Claire Harwell hasn't settled into grief; events haven't let her. Cool, eloquent, raising two fatherless children, Claire has emerged as the most visible of the 9/11 widows who became a potent political force in the aftermath of the catastrophe. She longs for her husband, but she has found her mission: she sits on a jury charged with selecting a fitting memorial for the victims of the attack. Of the thousands of anonymous submissions that she and her fellow jurors examine, one transfixes Claire: a garden on whose walls the names of the dead are inscribed. But when the winning envelope is opened, they find the designer is Mohammad Khan - Mo - an enigmatic Muslim-American who, it seems, feels no need to represent anyone's beliefs except his own.
When the design and its creator are leaked, a media firestorm erupts, and Claire finds herself trying to balance principles against emotions amid escalating tensions about the place of Islam in America.
A remarkably bold and ambitious debut, The Submission is peopled with journalists, activists, mourners, and bureaucrats who struggle for advantage and fight for their ideals. In this deeply humane novel, the breadth of Amy Waldman's cast of characters is matched by her startling ability to conjure individual lives from their own points of view. A striking portrait of a city - and a country - fractured by old hatreds and new struggles, The Submission is a major novel by an important new talent.
©2011 AudioGO (P)2011 Amy Waldman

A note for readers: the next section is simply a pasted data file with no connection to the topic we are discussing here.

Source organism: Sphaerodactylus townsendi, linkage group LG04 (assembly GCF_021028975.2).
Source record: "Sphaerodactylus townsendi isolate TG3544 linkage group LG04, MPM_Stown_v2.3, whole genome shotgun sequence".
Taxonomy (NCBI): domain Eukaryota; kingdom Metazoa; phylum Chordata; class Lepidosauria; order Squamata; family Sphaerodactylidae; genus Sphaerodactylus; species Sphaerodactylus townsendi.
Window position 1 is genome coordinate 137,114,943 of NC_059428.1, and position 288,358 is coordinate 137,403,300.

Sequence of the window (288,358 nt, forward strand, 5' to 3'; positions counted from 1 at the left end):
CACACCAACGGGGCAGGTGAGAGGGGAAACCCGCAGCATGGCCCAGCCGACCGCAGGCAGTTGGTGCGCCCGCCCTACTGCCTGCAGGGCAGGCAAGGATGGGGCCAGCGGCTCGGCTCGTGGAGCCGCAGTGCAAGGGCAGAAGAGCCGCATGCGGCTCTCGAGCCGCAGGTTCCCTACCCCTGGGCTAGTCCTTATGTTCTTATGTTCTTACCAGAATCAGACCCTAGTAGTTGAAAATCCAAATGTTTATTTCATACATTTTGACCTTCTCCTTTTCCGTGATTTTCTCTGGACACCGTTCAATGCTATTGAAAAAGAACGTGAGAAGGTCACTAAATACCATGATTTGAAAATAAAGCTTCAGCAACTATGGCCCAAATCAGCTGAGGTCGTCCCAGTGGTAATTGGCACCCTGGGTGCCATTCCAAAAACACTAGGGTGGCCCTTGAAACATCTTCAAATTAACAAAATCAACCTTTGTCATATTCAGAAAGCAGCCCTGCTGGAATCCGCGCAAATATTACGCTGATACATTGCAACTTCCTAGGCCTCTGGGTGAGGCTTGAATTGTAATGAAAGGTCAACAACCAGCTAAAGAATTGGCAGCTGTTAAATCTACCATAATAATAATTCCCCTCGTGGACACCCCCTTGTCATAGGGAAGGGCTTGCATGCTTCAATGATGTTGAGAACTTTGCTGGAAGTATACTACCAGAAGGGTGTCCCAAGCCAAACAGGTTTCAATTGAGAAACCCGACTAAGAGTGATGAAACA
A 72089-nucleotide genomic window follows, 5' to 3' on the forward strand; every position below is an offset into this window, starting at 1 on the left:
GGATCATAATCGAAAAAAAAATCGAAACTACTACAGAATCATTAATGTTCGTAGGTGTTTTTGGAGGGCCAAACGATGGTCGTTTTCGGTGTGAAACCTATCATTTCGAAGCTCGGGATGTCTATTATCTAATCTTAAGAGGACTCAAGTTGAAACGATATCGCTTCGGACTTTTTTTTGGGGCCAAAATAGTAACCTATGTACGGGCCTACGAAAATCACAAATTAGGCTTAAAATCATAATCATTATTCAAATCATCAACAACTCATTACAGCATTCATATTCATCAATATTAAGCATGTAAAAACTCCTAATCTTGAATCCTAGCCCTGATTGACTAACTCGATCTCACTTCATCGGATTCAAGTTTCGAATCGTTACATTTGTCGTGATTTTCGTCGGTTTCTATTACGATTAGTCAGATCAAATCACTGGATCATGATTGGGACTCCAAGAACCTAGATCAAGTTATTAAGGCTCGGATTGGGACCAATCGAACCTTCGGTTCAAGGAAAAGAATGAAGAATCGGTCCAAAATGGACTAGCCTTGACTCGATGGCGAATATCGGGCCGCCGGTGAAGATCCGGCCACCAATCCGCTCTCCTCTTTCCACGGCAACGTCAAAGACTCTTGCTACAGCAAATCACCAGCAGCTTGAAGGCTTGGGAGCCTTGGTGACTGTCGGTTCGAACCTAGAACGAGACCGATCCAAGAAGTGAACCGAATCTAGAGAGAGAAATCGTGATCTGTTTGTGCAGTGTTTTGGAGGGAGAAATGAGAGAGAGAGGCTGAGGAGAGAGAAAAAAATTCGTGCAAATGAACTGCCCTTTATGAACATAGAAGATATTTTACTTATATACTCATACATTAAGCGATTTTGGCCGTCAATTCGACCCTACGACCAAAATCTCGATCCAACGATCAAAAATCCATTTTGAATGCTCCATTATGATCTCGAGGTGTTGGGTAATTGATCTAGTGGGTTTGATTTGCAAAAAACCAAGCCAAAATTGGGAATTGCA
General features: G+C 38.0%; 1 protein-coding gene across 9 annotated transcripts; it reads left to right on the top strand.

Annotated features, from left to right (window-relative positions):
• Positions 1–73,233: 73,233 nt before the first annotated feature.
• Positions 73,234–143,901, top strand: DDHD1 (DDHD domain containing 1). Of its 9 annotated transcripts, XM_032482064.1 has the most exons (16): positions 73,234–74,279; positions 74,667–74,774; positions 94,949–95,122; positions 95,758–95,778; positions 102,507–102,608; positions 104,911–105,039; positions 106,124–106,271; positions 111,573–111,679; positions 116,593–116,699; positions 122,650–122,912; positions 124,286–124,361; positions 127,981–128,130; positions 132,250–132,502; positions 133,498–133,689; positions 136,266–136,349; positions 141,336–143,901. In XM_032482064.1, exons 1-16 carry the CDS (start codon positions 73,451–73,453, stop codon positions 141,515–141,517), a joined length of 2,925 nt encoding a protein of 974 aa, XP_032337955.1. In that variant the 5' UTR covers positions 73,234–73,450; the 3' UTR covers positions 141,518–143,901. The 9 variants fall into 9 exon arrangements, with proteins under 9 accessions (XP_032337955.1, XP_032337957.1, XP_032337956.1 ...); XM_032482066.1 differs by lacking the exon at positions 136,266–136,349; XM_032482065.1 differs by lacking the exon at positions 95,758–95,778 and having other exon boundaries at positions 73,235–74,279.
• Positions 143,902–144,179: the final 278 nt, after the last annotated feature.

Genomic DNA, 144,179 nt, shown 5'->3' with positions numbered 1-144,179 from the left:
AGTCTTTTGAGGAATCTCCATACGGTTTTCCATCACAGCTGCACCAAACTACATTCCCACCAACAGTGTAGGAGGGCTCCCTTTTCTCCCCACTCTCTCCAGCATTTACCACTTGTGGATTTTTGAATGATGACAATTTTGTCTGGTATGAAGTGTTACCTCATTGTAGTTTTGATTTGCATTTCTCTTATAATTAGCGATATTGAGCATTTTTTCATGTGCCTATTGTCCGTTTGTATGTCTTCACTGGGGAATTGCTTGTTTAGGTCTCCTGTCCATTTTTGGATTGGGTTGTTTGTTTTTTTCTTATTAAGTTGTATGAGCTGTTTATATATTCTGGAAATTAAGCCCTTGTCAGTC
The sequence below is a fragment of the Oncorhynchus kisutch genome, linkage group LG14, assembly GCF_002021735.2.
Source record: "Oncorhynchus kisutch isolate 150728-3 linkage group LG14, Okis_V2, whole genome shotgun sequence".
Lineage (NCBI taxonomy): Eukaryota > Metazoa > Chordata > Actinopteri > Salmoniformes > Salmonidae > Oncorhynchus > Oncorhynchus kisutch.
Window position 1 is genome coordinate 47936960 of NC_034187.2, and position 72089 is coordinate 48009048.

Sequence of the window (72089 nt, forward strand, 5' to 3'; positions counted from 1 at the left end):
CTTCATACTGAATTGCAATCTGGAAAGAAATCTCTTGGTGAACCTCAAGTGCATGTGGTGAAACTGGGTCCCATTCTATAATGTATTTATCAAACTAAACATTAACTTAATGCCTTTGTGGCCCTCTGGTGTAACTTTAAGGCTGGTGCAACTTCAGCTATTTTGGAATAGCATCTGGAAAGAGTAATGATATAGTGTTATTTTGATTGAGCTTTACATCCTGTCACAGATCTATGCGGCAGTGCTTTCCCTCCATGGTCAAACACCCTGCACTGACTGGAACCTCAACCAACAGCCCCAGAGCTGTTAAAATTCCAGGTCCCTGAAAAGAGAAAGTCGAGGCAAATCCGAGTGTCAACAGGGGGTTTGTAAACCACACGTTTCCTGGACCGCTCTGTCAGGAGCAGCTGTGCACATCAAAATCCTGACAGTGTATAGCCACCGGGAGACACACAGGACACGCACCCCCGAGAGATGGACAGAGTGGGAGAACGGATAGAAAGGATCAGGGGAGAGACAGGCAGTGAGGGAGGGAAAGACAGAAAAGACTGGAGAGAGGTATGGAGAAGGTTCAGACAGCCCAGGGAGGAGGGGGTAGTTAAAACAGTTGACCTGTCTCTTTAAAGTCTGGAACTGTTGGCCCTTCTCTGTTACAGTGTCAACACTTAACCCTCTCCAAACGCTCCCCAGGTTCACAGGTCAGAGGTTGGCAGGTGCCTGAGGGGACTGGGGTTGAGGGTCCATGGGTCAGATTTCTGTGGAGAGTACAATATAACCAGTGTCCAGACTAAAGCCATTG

This did not work for me at all as an audiobook and I could not finish it.
One problem was my reaction to the characters... when I found someone insufferable, which was often, this distracted me... the audio would move on, leaving me to miss what came next.
Another annoying aspect of the book is that the voice of the author (not so much the narrator) has a certain overarching air of pretentiousness and self-importance that is sometimes found in people who are, shall we say, steeped a bit too long in the Ivy League? I would be surprised if the author is not a grad of Harvard or Yale, and would not be surprised if she were a graduate of both. This, too, was distracting and probably came across more strongly in the audio version than it would if I were reading it. At least I hope so.
If I do finish the book I will get a hard copy. This story needs to be read at the reader's pace and without the distractions that can come with the audio-book medium. If your pace happens to match that of the audio version, then your experience will be much better than mine.
I found this to be one of the most interesting and challenging books I have read or listened to. Waldman poses a question that is quite relevant today in the light of the Ground Zero Muslim Center controversy. How tolerant are we willing or able to be? I found her characters to be complex and challenging. Few of them were unequivocally moral or likeable but the listener could easily relate to the dilemmas they faced. This is a story that will stick with most readers, I believe.
English major. Love to read